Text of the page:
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    #1

    Usage of the word "to"

    Hello All,

    Today's question!

    1. Explain me the problem.

    2. Explain to me the problem.

    1. Send me an email.

    2. send an email to me.


    This highlighted statements above is what I have issues with. Are they both correct?

    If "explain me" is grammatically incorrect "send me" should also me incorrect.

    If not, please explain, how?

    Thank you for your help in advance!

    Titus Andrews
    Last edited by stitusandrews; 25-May-2010 at 16:56. Reason: Please help, someone!!!

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    #2

    Re: Usage of the word "to"

    Quote Originally Posted by stitusandrews View Post
    Hello All,

    Today's question!

    1. Explain me the problem.

    2. Explain to me the problem. No, it is .

    3. Explain the problem to me.

    1. Send me an email.

    2. Send an email to me.


    This highlighted statements above is what I have issues with. Are they both correct? yes

    If "explain me" is grammatically incorrect "send me" should also me incorrect. no
    If not, please explain, how?
    You can 'send me something, but you cannot 'explain me something'. You can only 'explain something to me'.

    It's just due to the meaning of "explain me". "explain me" means something like 'describe and analyze the way I am/act/think'.
    Titus Andrews
    2006

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    #3

    Re: Usage of the word "to"

    Quote Originally Posted by 2006 View Post
    2006
    I think that many speakers here in the United States say something like:

    Would you please explain TO ME what the problem is?

    Is this "bad" English?

    Thank you.


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    #4

    Re: Usage of the word "to"

    What if i implement the same rule with "send me" as it was done for "explain me"

    Okay, to make it clear, please tell me gramatically, what "send" and "explain" means?

    Parser, I have nothing against saying "would you please explain to me"

    That is perfect!

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    #5

    Re: Usage of the word "to"

    Is the word 'to' both preposition and adverb?
    almost times you speak 'to' with no stress, but you have to speak it with a slight stress when 'to' goes before a personal pronoun?

    Please explain me:D

    Software Outsourcing Company


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    #6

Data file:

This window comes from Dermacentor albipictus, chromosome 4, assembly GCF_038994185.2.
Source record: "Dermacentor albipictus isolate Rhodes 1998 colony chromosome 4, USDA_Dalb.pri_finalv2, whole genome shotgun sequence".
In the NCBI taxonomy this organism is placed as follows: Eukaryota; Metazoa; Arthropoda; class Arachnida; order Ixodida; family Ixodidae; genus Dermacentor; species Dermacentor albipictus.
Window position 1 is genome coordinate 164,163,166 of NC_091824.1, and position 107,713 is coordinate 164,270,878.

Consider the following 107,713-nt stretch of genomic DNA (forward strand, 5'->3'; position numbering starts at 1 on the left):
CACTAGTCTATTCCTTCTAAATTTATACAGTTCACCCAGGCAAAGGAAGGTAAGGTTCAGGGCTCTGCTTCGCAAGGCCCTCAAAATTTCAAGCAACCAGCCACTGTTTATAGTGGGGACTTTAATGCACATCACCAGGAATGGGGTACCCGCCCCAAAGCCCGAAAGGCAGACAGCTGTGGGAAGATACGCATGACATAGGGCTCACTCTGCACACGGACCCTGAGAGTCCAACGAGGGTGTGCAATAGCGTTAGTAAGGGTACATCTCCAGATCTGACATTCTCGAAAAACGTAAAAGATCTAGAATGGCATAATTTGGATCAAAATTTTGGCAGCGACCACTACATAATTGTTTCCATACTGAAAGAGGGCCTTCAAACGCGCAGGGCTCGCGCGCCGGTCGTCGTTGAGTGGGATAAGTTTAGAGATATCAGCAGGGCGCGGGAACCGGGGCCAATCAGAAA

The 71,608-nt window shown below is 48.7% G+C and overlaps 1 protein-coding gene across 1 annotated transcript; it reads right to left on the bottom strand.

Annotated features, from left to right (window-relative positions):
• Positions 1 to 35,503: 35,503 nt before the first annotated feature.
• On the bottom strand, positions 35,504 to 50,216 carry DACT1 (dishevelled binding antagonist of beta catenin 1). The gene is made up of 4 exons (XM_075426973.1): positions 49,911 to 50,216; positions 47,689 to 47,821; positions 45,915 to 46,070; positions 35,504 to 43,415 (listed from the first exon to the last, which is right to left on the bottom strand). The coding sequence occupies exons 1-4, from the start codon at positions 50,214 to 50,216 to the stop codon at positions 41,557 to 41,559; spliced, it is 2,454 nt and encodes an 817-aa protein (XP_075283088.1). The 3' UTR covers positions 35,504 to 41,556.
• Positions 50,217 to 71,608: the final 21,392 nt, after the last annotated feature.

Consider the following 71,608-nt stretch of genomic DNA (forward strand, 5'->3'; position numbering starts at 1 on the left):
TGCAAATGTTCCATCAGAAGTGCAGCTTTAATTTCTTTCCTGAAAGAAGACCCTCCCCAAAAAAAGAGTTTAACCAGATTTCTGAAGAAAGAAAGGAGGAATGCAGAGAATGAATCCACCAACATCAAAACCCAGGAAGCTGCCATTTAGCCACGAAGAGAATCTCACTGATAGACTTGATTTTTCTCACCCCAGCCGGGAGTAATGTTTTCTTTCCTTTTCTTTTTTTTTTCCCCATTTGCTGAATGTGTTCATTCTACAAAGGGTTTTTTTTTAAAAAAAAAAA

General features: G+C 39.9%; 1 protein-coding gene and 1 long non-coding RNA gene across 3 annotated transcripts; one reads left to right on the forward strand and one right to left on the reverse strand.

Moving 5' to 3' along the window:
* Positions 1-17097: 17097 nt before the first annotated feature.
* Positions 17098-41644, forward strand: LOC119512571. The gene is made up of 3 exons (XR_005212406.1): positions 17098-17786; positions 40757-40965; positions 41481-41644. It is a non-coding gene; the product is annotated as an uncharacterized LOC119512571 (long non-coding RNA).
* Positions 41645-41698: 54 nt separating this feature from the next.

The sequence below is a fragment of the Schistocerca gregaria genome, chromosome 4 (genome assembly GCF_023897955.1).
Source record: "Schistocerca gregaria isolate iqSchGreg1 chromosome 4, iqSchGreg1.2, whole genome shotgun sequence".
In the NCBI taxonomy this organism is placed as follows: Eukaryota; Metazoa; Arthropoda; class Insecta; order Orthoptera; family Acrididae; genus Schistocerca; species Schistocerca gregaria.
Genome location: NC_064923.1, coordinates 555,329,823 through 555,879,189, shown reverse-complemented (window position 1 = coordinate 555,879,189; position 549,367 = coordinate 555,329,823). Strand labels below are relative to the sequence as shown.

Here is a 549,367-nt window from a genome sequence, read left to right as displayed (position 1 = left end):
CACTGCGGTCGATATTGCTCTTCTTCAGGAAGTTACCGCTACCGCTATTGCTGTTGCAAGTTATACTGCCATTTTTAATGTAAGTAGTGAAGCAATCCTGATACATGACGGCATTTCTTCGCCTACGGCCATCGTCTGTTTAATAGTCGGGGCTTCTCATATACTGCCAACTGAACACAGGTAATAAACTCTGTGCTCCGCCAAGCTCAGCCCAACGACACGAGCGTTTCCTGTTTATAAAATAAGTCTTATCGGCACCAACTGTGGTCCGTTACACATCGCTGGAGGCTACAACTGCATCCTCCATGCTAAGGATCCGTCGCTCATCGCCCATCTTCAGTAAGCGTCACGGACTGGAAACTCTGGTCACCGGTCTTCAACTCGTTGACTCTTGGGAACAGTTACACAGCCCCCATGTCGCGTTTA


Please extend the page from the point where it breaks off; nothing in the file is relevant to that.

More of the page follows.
Re: Usage of the word "to"

    Yes to is a preposistion and an adverb depending upon the context.

    Correction: Please explain TO me.

    "To" as preposistion:

    1. (used for expressing motion or direction toward a point, person, place, or thing approached and reached, as opposed to from): They came to the house.
    2. (used for expressing direction or motion or direction toward something) in the direction of; toward: from north to south.

    3. (used for expressing limit of movement or extension): He grew to six feet.

    adverb toward a point, person, place, or thing, implied or understood.


    toward a contact point or closed position: Pull the door to.


    toward a matter, action, or work: We turned to with a will.


    into a state of consciousness; out of unconsciousness: after he came to.


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    #7

    Re: Usage of the word "to"

    Quote Originally Posted by TheParser View Post
    I think that many speakers here in the United States say something like:

    Would you please explain TO ME what the problem is?

    Is this "bad" English? No, it's not bad English. (except for a question mark at the end of a nonquestion)
    But I think "Explain to me the problem." is bad English.

    Thank you.
    2006

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    #8

    Re: Usage of the word "to"

    I don't get it. Where's the non-question question mark?

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    #9

    Re: Usage of the word "to"

    Is it the 'would' request? (Please say yes.)

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    #10

    Re: Usage of the word "to"

    Quote Originally Posted by bertietheblue View Post
    Is it the 'would' request? (Please say yes.)
    yes

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